This morning I got stung by a bee—twice. It was my fault—I was trying to harvest squash blossoms, and the bees weren’t finished with their business inside them. One bee got so mad at me that he followed me all the way to the compost pile. And somehow, one got inside my pants. Yeah, ouch.
But I’m not in a bad mood—I’m as happy as can be. It’s impossible not be filled with excitement around here. Martha’s Vineyard in August—especially the third week in August—will make your head spin. Fireworks, the Fair, the President. Yesterday the President’s motorcade whizzed by our front door. The family stays just a quarter-mile up the road from us, so this will be a familiar site.
But the most exciting thing of all for us yesterday wasn’t the President—it was the blue and red ribbons we won at the Fair. This past weekend, we carefully filled out the entry form after looking at what we had in our garden, and decided to enter in two flower categories and five vegetables. Since we grow our vegetables and flowers to sell at a farm stand, we had to enter as commercial growers.
Wednesday morning, we picked our Fair entries after harvesting for the farm stand, took our goodies home and cleaned them up, and delivered them to the Ag Hall. We got a ticket for each entry and sat down at a picnic table to label everything. Next to us was a young family putting the finishing touches on all the artwork they were entering. Kids and adults alike work all year long on Fair entries, and you see the coolest stuff on delivery day. My favorite was a giant piece of driftwood covered entirely with seashells and other shore treasures—so great. Of course, I’ve never entered something in a Fair before, so I was pretty darn excited. Not nearly as excited as Roy, though, who was so proud of the gladiolas he grew. He’d chosen three beautiful white stems that already were capturing oohs and ahs from friends we ran into, and he really wanted to win a ribbon.
So last night, when we made our way past the Rock Climbing Wall, the Diamond Dragon Ride, the Cotton Candy and Fried Chicken trailers, and the Flintstones Game to push through the doors of the Ag Hall, I was worried Roy might be disappointed. No need for that—he rushed ahead and seconds later reappeared with a smile on this face. His glads got a red ribbon for second place, and he couldn’t have been happier. I really didn’t have expectations on our other stuff, so when Roy kept finding things and coming back to tell me “the onions got a blue ribbon!” “the fingerlings got first place!” I was amazed. We got six ribbons out of the seven categories we entered! How could that be, I thought? Well, I looked around and it seemed to me there weren’t a whole lot of commercial entries this year (many more home entries), and that we sort of won by default in some cases. No matter, I thought, this is still a thrill. But someone told me this morning that the judges don’t award a ribbon if they don’t think there’s something worthy in a category; so that means our stuff was at least pretty decent! So for now, I’ll let myself feel good about this—after all, some of those darn vegetables started as seedlings in our apartment almost six months ago, and there was a lot of love and hard work that got them to the Fair!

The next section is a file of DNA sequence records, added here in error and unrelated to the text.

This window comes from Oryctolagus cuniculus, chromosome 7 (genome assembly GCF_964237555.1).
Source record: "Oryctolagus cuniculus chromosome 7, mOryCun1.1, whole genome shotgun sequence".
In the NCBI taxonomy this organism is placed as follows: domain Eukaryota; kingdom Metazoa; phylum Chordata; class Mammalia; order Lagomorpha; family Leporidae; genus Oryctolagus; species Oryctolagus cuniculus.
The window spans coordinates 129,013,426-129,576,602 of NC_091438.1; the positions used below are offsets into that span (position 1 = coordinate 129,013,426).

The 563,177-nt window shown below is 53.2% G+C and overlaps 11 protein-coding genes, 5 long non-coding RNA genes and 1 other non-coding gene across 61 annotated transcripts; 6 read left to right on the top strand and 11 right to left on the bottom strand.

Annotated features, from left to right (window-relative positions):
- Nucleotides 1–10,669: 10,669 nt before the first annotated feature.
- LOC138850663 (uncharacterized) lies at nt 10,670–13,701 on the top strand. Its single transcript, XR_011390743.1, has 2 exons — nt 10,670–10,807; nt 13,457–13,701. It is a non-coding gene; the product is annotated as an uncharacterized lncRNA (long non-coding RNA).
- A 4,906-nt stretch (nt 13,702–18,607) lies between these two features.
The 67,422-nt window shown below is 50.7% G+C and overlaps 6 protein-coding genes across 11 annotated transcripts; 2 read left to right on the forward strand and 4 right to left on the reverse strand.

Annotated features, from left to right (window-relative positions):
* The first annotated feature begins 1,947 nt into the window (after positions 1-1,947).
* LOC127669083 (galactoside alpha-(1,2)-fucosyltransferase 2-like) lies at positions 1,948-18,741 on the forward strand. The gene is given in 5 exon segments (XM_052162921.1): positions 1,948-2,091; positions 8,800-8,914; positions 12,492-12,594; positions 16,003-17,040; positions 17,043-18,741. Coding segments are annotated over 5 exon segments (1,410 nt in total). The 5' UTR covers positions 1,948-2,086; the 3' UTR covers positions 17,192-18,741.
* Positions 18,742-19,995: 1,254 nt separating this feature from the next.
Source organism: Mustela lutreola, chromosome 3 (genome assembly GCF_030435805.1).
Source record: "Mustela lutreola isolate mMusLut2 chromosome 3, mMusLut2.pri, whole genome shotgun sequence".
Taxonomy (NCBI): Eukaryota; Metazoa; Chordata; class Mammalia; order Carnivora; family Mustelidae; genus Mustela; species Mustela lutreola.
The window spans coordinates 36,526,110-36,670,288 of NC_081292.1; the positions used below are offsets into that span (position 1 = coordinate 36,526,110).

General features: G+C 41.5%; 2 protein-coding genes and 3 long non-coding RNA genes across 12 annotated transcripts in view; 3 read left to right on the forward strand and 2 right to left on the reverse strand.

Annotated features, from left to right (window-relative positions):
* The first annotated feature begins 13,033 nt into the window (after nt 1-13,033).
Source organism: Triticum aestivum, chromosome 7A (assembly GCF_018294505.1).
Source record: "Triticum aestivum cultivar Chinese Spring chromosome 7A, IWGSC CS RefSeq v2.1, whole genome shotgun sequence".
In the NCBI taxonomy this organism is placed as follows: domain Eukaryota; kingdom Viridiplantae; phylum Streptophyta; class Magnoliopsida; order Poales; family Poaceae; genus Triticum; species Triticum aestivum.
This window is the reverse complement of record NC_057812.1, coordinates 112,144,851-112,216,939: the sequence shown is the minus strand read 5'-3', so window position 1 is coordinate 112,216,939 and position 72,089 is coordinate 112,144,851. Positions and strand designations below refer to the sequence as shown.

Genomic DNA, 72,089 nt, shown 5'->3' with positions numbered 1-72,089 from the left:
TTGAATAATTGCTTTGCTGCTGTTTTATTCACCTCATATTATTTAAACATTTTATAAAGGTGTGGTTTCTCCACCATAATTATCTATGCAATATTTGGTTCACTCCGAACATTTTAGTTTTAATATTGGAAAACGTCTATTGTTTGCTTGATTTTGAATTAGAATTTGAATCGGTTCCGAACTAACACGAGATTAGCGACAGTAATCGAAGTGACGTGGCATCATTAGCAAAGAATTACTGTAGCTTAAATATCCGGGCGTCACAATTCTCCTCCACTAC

I celebrated with cotton candy (pink, of course)—Roy with a sausage and peppers grinder. We played a game or two (Roy had to win me a stuffed animal, of course). The moon was glowing in a clear ink-blue sky, and the night was as fine as could be—cool and dry. We strolled through the barn to see the draft horses, prize chickens, and magnificent oxen—and then headed back to the car. After all, we still had work to do—closing the farm stand for the night.